5 Questions with Lara Lightfoot

laralightfootWhat is your favourite swear word?
Cunt. Gosh, I can’t believe I just said that. It never used to be. I blame our trip to Scotland, they use it like lose change.

What are you wearing?
A black pencil skirt, singlet and sandals – squeezing what I can out of these sunny days.

What is love?
Generosity in listening and in being.

What was the last show you saw, and how many stars do you give it?
All My Sons at Darlinghurst Theatre. 4/5 stars.

Is your new show going to be any good?
Yes, I think it will be. The play is already heartbreakingly brilliant, and we’re working with a fabulous team of creatives. I hope our audience connect with the elements that drew us to this script, but ultimately it will be for them to decide.

Lara Lightfoot is starring in Stitching.
Show dates: 26 Mar – 12 Apr, 2014
Show venue: TAP Gallery

Review: The Vaudevillians (Strut & Fret Production House)

vaudevillians1Venue: The Vanguard (Newtown NSW), Feb 18 – Mar 2, 2014
Musical Director: Richard Andriessen (Major Scales)
Performers: Jerick Hoffer (Jinkx Monsoon), Richard Andriessen (Major Scales)

Theatre review
The premise is simple. Spouses Kitty Witless and Dan Von Dandy were accidentally frozen under a torrent of snow and cocaine in the 1920s, but were discovered and revived in our very recent times of global warming. Both happen to be brilliant performers, and have found their way to Sydney, just in time to present their show for the Mardi Gras season.

Cabaret is about performance. Stories are rarely important, but storytelling is everything. The Vaudevillians are played by Jinkx Monsoon and Major Scales, American artists who are truly of an “international standard”. Scales provides excellent support to his leading lady. He is superb on the piano, and the re-arrangements he has created are intelligent and delightful. The choice of familiar songs by the likes of Madonna, Daft Punk, Cyndi Lauper, M.I.A., and Britney Spears makes for a setlist that would appeal to most, but it is his extravagantly comical interpretations that make them all so thoroughly entertaining. Scales does falter a little in confidence when performing his solo number, but it is wonderfully refreshing to see a highly animated and energetic piano man.

Jinkx Monsoon is a comic cabaret artist of the highest calibre. Clearly, The Vaudevillians is a work tailored to her specific talents and abilities, but the 80 minute show impresses and overflows with scintillating wit, belly laughs and stunning singing. Monsoon’s vocals are powerful, and she seems to have an infinite well of techniques for turning every line in every song into something that earns the audience’s laughter. A segment referencing Henrik Ibsen, “A Doll’s House 2: Electric Boogaloo” sees the leading lady attack Gloria Gaynor’s “I Will Survive” with the greatest amount of flamboyant drama one could ever wish to see. She is like a young Gloria Swanson, only louder and a whole lot sillier.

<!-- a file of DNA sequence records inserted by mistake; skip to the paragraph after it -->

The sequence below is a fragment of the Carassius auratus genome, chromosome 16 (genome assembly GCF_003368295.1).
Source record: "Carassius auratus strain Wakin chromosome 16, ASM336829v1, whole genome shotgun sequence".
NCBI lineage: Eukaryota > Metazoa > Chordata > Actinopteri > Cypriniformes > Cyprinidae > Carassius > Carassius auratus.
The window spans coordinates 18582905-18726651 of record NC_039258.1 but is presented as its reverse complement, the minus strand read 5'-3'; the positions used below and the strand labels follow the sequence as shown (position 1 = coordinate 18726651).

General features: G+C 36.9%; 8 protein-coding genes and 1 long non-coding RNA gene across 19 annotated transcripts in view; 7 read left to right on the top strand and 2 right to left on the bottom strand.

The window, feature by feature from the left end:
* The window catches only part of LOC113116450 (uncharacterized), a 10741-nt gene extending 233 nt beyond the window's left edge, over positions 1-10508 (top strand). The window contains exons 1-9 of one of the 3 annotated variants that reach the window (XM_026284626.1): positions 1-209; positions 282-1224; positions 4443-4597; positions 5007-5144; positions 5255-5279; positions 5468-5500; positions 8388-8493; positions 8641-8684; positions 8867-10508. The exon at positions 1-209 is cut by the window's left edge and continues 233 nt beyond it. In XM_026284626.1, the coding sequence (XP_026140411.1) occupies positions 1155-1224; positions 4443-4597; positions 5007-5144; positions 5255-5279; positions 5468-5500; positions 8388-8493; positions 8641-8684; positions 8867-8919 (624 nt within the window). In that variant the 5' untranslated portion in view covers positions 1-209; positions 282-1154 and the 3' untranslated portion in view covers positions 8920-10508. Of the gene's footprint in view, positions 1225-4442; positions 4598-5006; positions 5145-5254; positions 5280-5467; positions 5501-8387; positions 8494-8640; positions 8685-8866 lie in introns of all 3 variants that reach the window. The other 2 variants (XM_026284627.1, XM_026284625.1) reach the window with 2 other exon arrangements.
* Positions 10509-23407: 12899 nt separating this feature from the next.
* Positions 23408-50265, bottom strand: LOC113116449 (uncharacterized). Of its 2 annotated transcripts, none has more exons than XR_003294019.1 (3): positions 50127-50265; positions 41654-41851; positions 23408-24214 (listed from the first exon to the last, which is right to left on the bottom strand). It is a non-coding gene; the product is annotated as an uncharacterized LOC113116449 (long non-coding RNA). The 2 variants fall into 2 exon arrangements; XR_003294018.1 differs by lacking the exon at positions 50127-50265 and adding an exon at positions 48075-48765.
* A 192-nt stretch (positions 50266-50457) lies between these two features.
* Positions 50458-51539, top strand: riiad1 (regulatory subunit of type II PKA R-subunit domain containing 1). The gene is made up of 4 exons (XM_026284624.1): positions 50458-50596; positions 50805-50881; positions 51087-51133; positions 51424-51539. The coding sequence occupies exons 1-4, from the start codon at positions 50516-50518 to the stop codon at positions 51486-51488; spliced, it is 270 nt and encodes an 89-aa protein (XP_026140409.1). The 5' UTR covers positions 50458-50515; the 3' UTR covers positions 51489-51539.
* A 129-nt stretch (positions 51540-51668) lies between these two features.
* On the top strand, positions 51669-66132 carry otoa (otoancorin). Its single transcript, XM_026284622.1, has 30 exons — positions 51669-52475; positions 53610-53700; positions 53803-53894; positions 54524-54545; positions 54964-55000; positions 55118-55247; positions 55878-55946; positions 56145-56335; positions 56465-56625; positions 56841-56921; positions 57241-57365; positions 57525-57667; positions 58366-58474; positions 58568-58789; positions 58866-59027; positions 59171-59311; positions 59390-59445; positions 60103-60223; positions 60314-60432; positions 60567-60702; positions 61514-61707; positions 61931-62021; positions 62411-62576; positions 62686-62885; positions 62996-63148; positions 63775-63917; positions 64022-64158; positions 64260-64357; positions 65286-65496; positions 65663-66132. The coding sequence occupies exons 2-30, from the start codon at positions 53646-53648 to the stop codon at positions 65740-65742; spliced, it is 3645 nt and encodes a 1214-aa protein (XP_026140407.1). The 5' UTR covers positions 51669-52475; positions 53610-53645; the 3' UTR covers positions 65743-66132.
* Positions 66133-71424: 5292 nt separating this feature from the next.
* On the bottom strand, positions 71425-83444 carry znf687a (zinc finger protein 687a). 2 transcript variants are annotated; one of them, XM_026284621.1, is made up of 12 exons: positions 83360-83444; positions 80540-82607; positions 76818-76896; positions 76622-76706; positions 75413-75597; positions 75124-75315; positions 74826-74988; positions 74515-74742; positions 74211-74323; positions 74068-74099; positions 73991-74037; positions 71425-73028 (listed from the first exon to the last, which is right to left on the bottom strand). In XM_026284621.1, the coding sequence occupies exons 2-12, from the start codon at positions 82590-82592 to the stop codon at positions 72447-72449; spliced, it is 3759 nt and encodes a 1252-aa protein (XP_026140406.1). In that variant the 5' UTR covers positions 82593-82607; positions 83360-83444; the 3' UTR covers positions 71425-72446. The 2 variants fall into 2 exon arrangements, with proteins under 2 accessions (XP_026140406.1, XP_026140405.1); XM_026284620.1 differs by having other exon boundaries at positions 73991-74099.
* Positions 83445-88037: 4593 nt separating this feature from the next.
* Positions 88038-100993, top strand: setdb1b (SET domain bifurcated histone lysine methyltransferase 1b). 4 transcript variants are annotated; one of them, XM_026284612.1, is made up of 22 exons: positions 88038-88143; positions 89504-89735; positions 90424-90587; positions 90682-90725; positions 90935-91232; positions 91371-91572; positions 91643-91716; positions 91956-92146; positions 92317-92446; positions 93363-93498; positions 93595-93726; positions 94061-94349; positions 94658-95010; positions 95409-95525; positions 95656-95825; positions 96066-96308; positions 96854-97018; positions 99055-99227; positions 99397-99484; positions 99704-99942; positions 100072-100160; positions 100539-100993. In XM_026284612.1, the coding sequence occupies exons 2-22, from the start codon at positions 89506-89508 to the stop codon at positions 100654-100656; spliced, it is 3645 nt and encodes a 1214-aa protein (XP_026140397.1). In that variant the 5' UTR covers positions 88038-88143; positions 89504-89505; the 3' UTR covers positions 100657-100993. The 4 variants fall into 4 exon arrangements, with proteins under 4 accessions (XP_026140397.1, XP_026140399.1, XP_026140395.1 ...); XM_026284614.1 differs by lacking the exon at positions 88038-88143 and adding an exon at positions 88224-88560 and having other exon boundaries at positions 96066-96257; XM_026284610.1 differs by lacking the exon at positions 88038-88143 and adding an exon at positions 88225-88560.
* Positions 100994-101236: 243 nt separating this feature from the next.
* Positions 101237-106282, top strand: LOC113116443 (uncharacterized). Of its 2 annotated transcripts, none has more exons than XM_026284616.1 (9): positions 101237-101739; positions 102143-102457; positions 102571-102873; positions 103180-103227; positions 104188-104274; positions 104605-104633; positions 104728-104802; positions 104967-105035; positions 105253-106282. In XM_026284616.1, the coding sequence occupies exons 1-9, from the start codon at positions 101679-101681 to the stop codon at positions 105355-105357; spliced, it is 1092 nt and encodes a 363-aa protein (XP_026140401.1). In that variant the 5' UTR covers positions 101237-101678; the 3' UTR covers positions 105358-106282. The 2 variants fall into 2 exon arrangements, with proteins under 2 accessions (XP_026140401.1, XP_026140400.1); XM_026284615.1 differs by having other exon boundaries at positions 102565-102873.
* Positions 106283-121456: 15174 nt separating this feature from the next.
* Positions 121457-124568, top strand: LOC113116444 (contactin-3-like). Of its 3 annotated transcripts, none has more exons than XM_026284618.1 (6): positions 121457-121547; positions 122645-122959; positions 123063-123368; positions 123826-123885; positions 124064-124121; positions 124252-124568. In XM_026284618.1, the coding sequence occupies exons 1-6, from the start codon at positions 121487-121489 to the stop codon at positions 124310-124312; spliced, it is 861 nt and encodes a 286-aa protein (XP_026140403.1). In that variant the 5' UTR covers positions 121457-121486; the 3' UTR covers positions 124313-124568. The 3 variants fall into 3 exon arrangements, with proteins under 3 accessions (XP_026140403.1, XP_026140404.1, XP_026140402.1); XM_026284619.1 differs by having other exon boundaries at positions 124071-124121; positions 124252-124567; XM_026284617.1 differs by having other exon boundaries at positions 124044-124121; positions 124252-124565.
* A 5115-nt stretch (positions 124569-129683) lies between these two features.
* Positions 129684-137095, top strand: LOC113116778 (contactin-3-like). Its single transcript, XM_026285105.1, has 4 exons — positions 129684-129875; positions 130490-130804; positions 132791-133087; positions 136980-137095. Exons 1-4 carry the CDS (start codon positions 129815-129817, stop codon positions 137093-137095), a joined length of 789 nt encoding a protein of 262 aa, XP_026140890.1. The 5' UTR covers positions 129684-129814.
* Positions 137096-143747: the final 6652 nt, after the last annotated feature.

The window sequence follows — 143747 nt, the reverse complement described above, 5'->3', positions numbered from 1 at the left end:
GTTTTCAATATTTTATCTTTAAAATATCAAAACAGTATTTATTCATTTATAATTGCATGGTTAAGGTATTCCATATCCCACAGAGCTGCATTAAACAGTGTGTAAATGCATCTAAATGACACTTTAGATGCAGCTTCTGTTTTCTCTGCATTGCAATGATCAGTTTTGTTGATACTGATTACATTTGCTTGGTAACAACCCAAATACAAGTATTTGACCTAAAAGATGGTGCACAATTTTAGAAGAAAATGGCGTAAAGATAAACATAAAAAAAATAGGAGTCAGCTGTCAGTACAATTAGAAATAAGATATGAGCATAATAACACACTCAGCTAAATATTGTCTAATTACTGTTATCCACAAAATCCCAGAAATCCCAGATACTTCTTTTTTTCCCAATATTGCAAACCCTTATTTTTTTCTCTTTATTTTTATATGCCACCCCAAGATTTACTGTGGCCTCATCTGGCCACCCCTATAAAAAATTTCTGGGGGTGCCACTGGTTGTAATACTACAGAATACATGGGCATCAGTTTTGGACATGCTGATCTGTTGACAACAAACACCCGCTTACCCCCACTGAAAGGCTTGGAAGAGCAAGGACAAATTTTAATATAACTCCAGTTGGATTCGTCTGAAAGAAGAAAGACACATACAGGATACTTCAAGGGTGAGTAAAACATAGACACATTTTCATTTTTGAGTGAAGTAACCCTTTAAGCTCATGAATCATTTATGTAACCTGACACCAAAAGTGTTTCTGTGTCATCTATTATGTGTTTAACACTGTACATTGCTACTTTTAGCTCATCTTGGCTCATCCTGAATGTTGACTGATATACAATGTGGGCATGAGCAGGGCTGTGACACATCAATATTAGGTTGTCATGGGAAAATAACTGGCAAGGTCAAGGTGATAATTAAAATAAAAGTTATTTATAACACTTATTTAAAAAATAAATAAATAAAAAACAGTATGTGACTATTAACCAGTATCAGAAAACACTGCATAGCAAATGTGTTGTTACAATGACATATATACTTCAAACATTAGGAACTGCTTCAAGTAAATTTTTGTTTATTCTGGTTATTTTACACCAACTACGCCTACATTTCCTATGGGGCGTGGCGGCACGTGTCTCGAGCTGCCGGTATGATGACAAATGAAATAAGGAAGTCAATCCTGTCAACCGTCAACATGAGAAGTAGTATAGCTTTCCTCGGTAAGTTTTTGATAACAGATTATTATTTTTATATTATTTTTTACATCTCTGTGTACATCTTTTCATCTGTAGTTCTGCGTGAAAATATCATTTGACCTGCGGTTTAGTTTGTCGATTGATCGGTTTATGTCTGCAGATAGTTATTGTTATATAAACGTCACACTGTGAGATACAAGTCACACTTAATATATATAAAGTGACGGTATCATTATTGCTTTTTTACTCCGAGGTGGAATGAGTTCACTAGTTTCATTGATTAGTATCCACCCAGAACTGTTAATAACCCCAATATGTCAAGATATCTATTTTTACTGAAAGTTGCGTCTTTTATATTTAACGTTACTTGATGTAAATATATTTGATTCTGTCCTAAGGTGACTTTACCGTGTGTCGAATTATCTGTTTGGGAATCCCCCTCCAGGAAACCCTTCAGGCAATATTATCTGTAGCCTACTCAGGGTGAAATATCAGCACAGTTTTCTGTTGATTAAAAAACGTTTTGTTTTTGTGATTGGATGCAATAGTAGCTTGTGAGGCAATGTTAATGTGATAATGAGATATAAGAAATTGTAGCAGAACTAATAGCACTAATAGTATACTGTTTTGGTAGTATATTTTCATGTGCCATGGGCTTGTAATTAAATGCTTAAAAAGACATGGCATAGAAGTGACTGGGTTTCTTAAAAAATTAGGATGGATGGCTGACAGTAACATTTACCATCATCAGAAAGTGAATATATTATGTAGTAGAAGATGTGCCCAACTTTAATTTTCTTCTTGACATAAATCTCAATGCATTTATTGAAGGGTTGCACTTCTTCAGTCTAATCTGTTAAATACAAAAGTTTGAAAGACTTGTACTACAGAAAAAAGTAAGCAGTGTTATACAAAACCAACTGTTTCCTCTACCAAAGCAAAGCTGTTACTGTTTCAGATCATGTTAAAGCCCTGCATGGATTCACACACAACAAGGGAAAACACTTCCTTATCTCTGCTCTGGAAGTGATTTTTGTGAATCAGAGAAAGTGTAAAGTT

Combining disciplined training (you can hear it in her singing, and see it with her splits and headstands) and a sense of looseness that is unafraid of heckles and other chanced occurrences, Monsoon’s style is deceptively casual, and incredibly brave. It is live performance at its most thrilling, where the audience feels that anything could happen because the performers and the show’s structure allow, or even ask for it. There is danger in the air, the kind that is completely delicious and irresistible. The Vaudevillians is fun, entertaining theatre. Monsoon and Scales are silly as they come, but without a hint of stupidity, and their show is filled with genuine talent and quite genius creativity.

5 Questions with Nathan Lovejoy

rsz_nathan_lovejoy_from_clybourne_park_168_1What is your favourite swear word?
Shit that’s a tough one. Cunt? Gets a run in Clybourne Park and I love that it’s head and shoulders above other swear words, in that it’s deemed more offensive – which is odd to me.

What are you wearing?
I’ve been test driving some verrrrrry low crotch jeans I have to wear in the show. Getting used to them, might even buy them after!

What is love?
Baby don’t hurt me. Don’t hurt me no more.

What was the last show you saw, and how many stars do you give it?
Well I’ll go with the best thing I’ve seen this year, so far… Sport for Jove’s Cyrano De Bergerac. Damian Ryan is a genius and so is his cast. 5 stars.

Is your new show going to be any good?
I hope so. It’s an amazing play that’s played around the world and won a swag of awards. I hope we do it justice and that cunts like it.

Nathan Lovejoy is starring in Clybourne Park.
Show dates: 13 Mar – 19 Apr, 2014
Show venue: Ensemble Theatre

Review: Everything I Know I Learnt From Madonna (Tunks Productions / Sydney Independent Theatre Company)

rsz_1899685_623939144321658_1856255859_oVenue: Old Fitzroy Theatre (Woolloomooloo NSW), Feb 18 – 22, 2014
Playwright: Wayne Tunks
Director: Fiona Hallenan-Barker
Actor: Wayne Tunks
Image by Katy Green Loughrey

Theatre review